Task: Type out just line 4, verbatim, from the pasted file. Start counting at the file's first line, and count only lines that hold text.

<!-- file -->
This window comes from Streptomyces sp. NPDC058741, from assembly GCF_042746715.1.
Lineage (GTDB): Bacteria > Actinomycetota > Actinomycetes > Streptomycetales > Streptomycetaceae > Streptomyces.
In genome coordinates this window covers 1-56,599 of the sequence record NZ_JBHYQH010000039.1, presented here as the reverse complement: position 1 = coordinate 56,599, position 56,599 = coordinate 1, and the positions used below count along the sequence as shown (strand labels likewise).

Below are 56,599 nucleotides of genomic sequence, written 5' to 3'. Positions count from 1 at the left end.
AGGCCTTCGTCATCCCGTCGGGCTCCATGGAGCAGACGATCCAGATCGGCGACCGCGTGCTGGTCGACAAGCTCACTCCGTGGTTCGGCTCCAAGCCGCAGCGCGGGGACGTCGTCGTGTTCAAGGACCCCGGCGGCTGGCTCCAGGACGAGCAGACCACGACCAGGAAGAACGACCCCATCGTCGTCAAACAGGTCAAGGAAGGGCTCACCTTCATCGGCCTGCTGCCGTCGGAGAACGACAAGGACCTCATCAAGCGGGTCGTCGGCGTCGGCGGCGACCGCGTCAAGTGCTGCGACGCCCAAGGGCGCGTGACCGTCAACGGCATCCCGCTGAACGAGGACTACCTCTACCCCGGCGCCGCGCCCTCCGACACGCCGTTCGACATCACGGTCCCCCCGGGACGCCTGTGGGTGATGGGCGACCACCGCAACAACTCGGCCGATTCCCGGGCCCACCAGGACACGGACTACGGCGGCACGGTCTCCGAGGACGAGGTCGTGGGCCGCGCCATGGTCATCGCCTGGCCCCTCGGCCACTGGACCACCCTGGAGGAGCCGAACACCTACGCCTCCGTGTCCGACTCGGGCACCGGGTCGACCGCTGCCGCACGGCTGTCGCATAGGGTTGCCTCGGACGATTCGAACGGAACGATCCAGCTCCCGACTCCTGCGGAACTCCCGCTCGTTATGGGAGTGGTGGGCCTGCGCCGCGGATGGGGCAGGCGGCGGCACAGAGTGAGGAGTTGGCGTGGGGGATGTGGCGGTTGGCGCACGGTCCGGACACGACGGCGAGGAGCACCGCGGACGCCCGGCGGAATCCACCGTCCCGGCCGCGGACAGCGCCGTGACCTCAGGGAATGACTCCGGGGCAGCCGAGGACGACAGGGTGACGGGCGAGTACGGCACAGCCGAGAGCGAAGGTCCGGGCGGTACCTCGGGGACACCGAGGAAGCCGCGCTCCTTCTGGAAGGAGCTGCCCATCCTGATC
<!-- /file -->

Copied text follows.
Below are 56,599 nucleotides of genomic sequence, written 5' to 3'. Positions count from 1 at the left end.